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About Alexandicity

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  1. ElWanderer: aah, thanks for the clarification. We fly with the navball set from the start to orbital, so hopefully we don't need to correct for this and can go direct to 6deg... We're trying to be uber-strict with the information we allow ourselves. One could argue that target velocity/distance calculations could easily be done by some nameless computer in mission control (as, presumably would things like Pe/Ap/alt etc), so I guess I wouldn't be unhappy to have this information - but then there's a practical issue of not being able to actually to select a target I guess we could install RPM and do it through that, or via the console somehow...
  2. Ah yes - to be clear, we're not flying by eye all all: it's all in the maths. The pilot is ham in a can who points the s/c where we in mission control tells him to "Docking" with Minimus is indeed a possibility, but we'll not have target relative velocity information until we're in the SoI. It's also a pretty fuel- and time-inefficient. Minmus SoI is quite a small target so we may find that no matter how good our TmI burn is, we may struggle to hit it. In this case, we'll need to do corrections and the only way we (currently) have for that is the way you describe. Out of interest, ElWanderer, why that extra half degree in your heading targets? For launch, we've managed to get <1 degree heading error by simply reading out heading corrections to the pilot while launching. Seems to work fairly well! It's just that timing we're having trouble with. I guess we could go map mode just for launch, but we're hoping to get a specific time if we can. The longitude we're getting is surface longitude. I think what we need to construct is a local time -> orbital longitude conversion. Fortunately, I just found this by user Dib, which does just that I'll have to give it a whirl but it seems sensible to me. Thanks for your thoughts both!
  3. Hi! Some friends and I are trying to fly to Minmus manual mode IVA without map view. We're therefore needing to plan out all our manoeuvres ahead of time. One that is giving us difficulty is the plane correction. We launch equatorial, but need to correct to a 6deg inclination to match Minmus. The burn itself is easy enough, but getting the timing right in order to be co-planar is problematic. We are using telemachus to give us telemetry (aka API access!) and so can see our various orbital parameters. We know that we need to burn at the ascending node - and we have the longitude of this relative to an arbitrary reference line. However, we're not sure how to see our vessel's own longtitude as measured from this same reference point. The longitude offered by the api/telemetry appears to be relative to the orbited body's prime meridian, which of course is rotating in inertial space. Looking at wikipedia, it seems that the way to do it is to take our argument of periapsis, and when our true anomaly is the negative of this, we make the plane change. We'd do this twice: once to correct launch errors (using the vessel LAN, INC->0), a second time to match minmus (using the minmus LAN, INC->6). Does that sound right? Is there any way to time a launch such that we can insert directly into a minmus plane (applying our inclination burn during launch)? Without an orbit, we'd not have a true anomaly or AoP, so we'd not know when we were at the LAN/when we were coplanar with minmus....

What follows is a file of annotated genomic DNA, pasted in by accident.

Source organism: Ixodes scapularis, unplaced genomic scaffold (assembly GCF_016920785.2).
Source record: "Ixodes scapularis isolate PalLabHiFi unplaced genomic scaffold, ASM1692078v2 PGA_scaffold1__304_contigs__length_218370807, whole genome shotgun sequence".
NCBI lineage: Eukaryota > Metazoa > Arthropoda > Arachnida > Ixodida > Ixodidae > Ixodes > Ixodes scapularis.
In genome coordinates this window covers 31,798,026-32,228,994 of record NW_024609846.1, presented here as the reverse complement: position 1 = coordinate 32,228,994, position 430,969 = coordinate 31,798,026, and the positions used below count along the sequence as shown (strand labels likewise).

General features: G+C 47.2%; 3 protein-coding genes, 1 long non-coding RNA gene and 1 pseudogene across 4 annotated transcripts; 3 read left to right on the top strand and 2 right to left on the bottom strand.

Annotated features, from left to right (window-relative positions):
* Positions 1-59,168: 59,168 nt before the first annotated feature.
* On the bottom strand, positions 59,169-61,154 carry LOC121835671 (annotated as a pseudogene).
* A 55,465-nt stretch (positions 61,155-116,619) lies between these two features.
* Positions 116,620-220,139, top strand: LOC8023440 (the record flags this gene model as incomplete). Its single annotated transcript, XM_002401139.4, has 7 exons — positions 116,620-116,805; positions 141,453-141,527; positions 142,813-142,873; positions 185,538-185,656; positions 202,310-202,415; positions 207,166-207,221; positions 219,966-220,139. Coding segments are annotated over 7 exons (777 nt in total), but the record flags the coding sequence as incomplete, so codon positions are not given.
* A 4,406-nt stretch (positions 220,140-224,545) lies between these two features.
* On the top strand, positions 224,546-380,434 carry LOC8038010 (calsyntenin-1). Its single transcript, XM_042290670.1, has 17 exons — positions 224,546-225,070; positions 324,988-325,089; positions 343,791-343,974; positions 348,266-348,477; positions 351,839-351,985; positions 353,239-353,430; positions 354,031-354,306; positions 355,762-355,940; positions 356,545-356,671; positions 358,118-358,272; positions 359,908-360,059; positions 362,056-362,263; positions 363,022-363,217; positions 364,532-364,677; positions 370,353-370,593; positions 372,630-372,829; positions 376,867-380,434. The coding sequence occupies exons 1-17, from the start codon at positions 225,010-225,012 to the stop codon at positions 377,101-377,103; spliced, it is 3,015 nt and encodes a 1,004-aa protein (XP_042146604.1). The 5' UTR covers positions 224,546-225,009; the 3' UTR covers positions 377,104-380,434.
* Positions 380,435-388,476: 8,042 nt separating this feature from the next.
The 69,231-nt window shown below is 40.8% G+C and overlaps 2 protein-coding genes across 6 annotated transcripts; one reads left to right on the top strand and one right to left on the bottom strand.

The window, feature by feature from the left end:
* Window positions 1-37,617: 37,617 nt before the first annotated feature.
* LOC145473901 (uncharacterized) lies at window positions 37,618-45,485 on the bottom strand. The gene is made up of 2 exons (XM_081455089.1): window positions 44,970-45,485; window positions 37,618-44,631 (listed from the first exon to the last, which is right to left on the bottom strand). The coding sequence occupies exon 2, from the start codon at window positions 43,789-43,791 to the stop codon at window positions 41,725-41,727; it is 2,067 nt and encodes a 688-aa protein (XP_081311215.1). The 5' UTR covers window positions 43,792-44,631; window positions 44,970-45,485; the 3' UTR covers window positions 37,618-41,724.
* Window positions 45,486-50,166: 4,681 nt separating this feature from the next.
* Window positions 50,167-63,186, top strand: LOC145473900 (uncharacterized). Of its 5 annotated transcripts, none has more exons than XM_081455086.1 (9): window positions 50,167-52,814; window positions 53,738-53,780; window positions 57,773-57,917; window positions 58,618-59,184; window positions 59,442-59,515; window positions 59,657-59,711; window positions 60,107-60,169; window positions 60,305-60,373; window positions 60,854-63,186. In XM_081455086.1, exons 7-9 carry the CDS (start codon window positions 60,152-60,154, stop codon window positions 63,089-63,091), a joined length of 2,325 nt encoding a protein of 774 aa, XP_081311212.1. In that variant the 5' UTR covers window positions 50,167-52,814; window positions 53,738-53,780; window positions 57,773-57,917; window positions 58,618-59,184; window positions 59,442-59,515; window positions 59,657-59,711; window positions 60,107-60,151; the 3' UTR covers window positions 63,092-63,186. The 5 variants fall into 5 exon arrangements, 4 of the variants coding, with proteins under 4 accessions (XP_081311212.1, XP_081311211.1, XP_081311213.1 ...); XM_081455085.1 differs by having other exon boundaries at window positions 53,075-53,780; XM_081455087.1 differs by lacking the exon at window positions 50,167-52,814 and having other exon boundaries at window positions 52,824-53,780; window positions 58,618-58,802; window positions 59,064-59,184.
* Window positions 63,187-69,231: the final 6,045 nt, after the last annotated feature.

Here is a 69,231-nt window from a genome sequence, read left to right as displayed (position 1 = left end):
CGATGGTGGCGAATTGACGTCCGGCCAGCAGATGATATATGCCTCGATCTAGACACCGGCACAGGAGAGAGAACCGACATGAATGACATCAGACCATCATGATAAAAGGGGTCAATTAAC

4. Long time ScanSat user here (although not played KSP nearly enough lately!). Some friends and I are doing a Mission Control challenge soon and I want to integrate SCANsat into the gameplay. Our "mission" is to go find an anomaly and land near it. Of course, we want to locate out target using SCANsat but we want the resulting maps to be visible to the "mission control" team, outside of KSP. Other telemetry we'll get through Telemachus, but I'm wondering - does anyone know if SCANsat maps/data can be accessed outside KSP? Ideally via a telemachus frontend, but opening a file in the KSP/mod direction or some other method would be OK too...
  5. Hello! Big fan of this mod; been using it for a while and I think it adds great richness to the game. So thanks for that Has there been any discussion of incorporating some of Capt Snuggler's collected ideas into this mod? Basically, he suggests making mapping a more critical prerequisite to landing etc, which I think would be an excellent addition. Ignoring the part about the telescopes (which isn't mapping so much), one "elegant" way to incorporate would be the change the texture of a body in Map view to some "blank" texture by default, and then, as mapping is done, use the revealed map image as the texture. Effectively, as the satellite maps, the revealed terrain would be drawn on the body itself (rather than the Big Map window). The non-mapview I would expect to remain unchanged from the regular texture. Apologies if this has been discussed before - I couldn't see it earlier int he thread but it is a long thread
  6. Seems there's lots of love of the biomes I agree that there should be lots of opportunities for trying different things and lots of biomes is the way to do that - I'm just proposing they get differentiated a little more. Even if you didn't actually reduce the number of biomes on a body, the other argument to make them substantially different I think is still interesting. Some really rocky, small or elevated ones would make you need to think more carefully about how you'd need to land at each one. It would provide a (slight) progression f difficulty to keep the challenge fresh. I think this is what you're thinking, Geb? I also enjoy large complex mothership missions with docking and mobile labs, but I have always associated these with more distant destinations (Joolean system, usually!) where the trek back and forth really is a slog. Getting to the Kerbin moons is pretty quick and easy, so for me there's never been much temptation to go through the complexity of building a large "all in one" mission. That said, I could try it for the lolz...